Characterization of microstructural effects in a percussion laser-drilled powder metallurgy Ni-based superalloy
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In the combustion zone of gas turbine engines for aircraft, it is essential to maintain a large temperature differential between the combustion gases and the Ni superalloy components so that fuel is used efficiently while avoiding degradation of the turbine blades, rotors, casings, etc. This is typically achieved using a combination of thermal barrier coatings (TBCs) and cooling holes [1, 2, 3]. In the latter case, air from the compressor section is forced through internal channels in the components and this emerges from arrays of fine (<500 μm in diameter) cooling holes, establishing a thin air layer between the combustion gases and the TBC. Current generation engines can contain in excess of 106 cooling holes and most of these are produced by electro-discharge machining (EDM) or laser drilling. The use of laser drilling is increasing because it enables holes to be drilled through components with TBCs (e.g. [4, 5]); this is a significant advantage over EDM where the holes must be...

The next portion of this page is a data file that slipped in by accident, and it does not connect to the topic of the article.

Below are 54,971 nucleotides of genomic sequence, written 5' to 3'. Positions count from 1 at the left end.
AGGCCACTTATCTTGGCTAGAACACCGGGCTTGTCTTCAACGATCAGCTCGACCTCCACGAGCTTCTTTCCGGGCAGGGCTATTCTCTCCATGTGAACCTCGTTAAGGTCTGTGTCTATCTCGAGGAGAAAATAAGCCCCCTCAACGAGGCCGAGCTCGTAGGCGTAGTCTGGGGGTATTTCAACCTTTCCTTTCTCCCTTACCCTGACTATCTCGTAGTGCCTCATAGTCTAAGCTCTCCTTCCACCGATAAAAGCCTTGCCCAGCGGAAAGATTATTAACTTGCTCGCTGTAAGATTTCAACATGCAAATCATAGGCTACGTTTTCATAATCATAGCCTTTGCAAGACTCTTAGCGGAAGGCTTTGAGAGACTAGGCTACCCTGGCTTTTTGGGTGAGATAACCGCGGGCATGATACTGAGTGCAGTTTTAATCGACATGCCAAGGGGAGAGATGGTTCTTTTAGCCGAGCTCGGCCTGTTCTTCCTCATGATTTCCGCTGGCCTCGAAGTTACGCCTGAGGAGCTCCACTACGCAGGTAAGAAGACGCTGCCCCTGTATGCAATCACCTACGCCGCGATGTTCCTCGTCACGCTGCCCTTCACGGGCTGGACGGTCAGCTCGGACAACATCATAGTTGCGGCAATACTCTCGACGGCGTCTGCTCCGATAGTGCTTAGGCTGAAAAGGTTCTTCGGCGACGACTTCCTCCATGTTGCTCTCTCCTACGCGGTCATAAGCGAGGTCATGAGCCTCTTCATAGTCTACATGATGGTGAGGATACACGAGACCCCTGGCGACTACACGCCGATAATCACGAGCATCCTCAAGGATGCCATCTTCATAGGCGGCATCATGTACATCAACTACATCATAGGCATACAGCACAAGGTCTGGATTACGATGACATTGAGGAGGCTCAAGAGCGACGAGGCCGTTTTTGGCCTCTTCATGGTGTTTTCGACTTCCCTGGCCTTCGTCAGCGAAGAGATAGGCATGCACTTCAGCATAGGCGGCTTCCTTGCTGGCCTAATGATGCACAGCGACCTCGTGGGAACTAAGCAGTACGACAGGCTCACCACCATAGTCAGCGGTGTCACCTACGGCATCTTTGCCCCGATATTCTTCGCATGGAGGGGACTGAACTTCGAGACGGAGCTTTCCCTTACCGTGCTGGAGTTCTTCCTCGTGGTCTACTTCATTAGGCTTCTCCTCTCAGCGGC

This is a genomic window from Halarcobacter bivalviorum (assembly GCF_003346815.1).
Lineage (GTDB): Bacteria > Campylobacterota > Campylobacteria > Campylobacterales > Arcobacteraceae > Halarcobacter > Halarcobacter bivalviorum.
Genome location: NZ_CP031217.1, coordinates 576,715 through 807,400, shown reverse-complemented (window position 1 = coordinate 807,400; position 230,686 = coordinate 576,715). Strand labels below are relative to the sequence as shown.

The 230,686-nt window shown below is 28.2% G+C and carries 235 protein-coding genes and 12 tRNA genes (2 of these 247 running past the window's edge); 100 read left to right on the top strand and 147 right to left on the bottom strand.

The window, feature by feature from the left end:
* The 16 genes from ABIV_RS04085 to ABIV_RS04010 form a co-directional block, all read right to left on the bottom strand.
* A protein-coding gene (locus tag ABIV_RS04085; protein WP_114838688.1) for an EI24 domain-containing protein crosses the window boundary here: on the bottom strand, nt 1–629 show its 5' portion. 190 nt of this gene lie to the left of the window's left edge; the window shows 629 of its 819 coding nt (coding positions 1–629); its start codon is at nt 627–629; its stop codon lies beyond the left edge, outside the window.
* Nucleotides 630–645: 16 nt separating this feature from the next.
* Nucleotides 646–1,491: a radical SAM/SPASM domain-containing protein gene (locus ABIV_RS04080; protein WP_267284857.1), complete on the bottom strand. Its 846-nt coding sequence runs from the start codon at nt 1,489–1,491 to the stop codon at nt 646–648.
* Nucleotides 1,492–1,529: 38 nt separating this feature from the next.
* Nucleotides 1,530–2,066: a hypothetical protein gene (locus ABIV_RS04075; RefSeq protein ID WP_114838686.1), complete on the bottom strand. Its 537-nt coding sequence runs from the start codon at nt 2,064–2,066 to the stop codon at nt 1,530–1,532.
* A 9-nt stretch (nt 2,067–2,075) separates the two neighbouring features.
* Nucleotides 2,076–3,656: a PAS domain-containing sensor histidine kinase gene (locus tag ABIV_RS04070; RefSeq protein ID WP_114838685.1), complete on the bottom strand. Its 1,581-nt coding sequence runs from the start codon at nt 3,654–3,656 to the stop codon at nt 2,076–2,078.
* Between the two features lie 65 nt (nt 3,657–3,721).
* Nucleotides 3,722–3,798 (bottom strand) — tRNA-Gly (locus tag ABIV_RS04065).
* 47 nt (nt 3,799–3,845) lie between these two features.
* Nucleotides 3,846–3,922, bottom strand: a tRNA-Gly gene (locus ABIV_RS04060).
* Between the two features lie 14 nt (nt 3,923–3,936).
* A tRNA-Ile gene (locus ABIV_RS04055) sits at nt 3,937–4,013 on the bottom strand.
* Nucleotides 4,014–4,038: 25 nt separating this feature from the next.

KeywordsBase Metal Laser Welding Recast Layer Laser Drilling Transmission Electron Microscopy Foil
The authors would like to thank Robin Bright (University of Connecticut) and Dr. Paul Denney of the Connecticut Center for Advanced Technology (CCAT) for helpful discussions, Robert Wright of CCAT for assistance with producing the laser-drilled samples, and Pal O. Pedersen of FEI Company and Dr. Kai Song of Lehigh University for assistance with FIB sectioning. This material is based on research sponsored by CCAT’s National Center for Aerospace Leadership through Grant/Cooperative Agreement Number FA9550-06-1-0397 with the Air Force Office of Scientific Research. The U.S. government is authorized to reproduce and distribute reprints for Governmental purposes notwithstanding any copyright notation thereon. The views and conclusions contained herein are those of the authors and should not be interpreted as necessarily representing the official policies or endorsements, either expressed or implied, of the Air Force Research Laboratory or the U.S. government.
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